You’ll Always Be A Bastard.

Horror is the bastard child of creative expression. I say that because most folks look down their noses as it and dismiss it as the depraved ramblings and juvenile fantasies of people not fit to walk amongst the general population. Let alone anything a serious writer/artist would spend their time on creating. A lot of the time when I mention that I enjoy the horror genre in various forms, I get looks of disgust or comments that discredit it.

But then there are people such as you that come to a site like this and read and view horror. There’s a countless legion of hardcore fans lurking in the web watching and reading and viewing horror like devout parishioners of some foreboding elder god. Much to the chagrin of academia and main stream society there’s even a coven of creative people that’ve turned their imaginations to horror and contributed in various ways to its existence and pantheon.

So, what draws someone to horror, despite its almost universal rejection? As far as myself, I would say that it goes back to when I was in middle school and first read Edgar Allan Poe’s short story ‘The Tell Tale Heart.’ What appealed to me is his ability to create a foreboding emotional atmosphere that seeped out of the pages and into my imagination. Poe’s strong literary voice put me in the scenes. I wasn’t the reader observing from a distance, I was right there with the narrator and experienced what he did. The sense of dread and apprehension was unlike anything I’d read before and when I finished I wanted more of it. I continued to read Poe on my own throughout my school years and his ability to tap into universal fears and emotions as well as create vivid characters stuck with me well beyond my school days. Poe is also credited with being the creator of the mystery, and stories like Murders on La Rue Morgue are an example. Lately, the idea of merging horror and mystery has been something I’ve been working on and would accredit to Poe.

Poe was my guide into this uncharted world of horror, eventually leading me to the novels of Stephen King. In high school I voraciously read everything he wrote. What appealed to me about his early work (Pet Semetary, It, The Bachman Books, Salem’s Lot,  Four Past Midnight) was his ability to create a completely believable banal world and set of characters. The kind of people and places that seemed to be right around the corner. Then with a gradual touch he would introduce the macabre and terror until the pastoral scenes he’d painted with words in earlier chapters became twisted and dark. A strange juxtaposition like something out of a nightmare. I actually gave a damn about the characters and their world so when all hell broke loose it had an impact on me as a reader. He also had the ability to tap into everyone’s primordial fears and desires. It was brilliant stuff and still has a profound influence on me today.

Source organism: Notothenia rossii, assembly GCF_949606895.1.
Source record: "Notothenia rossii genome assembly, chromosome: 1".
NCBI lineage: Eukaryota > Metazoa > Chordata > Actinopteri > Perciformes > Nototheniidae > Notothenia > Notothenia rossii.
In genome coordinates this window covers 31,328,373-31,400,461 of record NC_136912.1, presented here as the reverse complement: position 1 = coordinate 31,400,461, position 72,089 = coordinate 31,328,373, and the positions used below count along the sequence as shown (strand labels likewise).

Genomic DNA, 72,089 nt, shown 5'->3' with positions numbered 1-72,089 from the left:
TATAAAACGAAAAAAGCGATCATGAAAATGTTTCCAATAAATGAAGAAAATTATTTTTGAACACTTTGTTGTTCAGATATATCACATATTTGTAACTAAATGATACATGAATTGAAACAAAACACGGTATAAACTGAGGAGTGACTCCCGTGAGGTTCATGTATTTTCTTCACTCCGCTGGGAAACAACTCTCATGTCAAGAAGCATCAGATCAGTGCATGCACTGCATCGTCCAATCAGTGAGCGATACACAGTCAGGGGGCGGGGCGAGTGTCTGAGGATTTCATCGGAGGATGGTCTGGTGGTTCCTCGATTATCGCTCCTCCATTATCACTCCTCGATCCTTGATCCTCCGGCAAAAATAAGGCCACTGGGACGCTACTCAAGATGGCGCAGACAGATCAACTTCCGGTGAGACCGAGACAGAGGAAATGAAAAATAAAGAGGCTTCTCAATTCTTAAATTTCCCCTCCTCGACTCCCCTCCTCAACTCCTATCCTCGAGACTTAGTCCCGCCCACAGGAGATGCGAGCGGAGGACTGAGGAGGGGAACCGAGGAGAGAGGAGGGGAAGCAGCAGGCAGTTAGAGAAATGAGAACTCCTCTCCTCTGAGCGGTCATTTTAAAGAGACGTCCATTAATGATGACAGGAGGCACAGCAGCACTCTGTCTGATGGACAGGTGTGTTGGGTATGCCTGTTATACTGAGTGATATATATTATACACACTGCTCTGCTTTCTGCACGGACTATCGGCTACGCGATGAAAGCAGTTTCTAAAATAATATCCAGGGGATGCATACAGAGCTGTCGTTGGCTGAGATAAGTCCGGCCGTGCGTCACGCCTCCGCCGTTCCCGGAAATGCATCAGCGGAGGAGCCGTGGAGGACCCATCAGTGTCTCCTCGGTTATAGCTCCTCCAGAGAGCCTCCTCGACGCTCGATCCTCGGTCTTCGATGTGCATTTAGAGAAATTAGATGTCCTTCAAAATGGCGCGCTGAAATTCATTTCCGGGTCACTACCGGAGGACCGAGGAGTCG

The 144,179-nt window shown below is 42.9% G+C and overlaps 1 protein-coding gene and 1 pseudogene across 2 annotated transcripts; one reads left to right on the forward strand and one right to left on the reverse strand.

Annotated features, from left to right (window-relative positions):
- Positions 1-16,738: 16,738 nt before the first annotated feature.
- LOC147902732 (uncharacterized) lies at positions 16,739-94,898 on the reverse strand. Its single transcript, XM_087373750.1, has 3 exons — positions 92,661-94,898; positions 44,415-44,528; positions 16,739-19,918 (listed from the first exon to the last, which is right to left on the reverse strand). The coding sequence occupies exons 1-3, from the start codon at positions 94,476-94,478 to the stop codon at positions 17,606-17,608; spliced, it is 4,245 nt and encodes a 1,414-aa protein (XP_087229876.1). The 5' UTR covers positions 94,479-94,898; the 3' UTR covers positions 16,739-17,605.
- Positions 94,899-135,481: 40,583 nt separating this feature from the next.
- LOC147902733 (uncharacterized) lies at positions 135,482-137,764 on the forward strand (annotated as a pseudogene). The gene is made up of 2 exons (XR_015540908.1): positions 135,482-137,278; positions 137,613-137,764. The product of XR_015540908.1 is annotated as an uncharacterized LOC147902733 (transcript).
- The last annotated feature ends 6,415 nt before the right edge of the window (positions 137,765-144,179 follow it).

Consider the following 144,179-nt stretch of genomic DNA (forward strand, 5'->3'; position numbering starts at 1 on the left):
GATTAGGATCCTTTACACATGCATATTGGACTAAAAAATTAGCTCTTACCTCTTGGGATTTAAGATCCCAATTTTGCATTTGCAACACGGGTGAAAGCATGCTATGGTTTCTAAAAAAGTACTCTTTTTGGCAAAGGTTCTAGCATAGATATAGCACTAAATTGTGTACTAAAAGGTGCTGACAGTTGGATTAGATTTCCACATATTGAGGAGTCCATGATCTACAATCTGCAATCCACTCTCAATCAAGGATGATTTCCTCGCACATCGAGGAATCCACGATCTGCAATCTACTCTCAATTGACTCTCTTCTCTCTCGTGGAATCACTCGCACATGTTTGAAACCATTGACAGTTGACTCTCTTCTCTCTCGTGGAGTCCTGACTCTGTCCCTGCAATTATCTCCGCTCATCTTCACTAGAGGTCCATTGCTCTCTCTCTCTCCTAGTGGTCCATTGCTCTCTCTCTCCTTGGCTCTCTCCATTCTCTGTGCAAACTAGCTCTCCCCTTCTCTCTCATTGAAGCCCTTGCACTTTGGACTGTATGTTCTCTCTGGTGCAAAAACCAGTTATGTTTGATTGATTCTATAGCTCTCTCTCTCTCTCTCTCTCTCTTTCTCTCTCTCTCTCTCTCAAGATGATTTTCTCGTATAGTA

I first heard of Clive Barker because of his movie Hellraiser. From there I got into his writings (Books of Blood, Imajica, Weaveworld, etc.) back in the mid 1990’s when I was in college. What appealed to me about his writing is that much like King, Barker had the ability to create believable worlds and characters. But unlike King, Barker wove into the mystical and fantastical into his worlds. The bizarre and macabre existed right alongside our own ordinary existence. Barker had the ability to weave the ordinary and bizarre together into a tapestry of words and imagination that was almost mystical on its own. The whole idea of a world existing alongside our own and perhaps crossing over by some means thrilled me. Even to this day that whole idea is one that has an impact on me both as a reader and a writer. It was around this time that I became more interested in the supernatural aspects of horror rather than the chain saw wielding lunatics of the genre.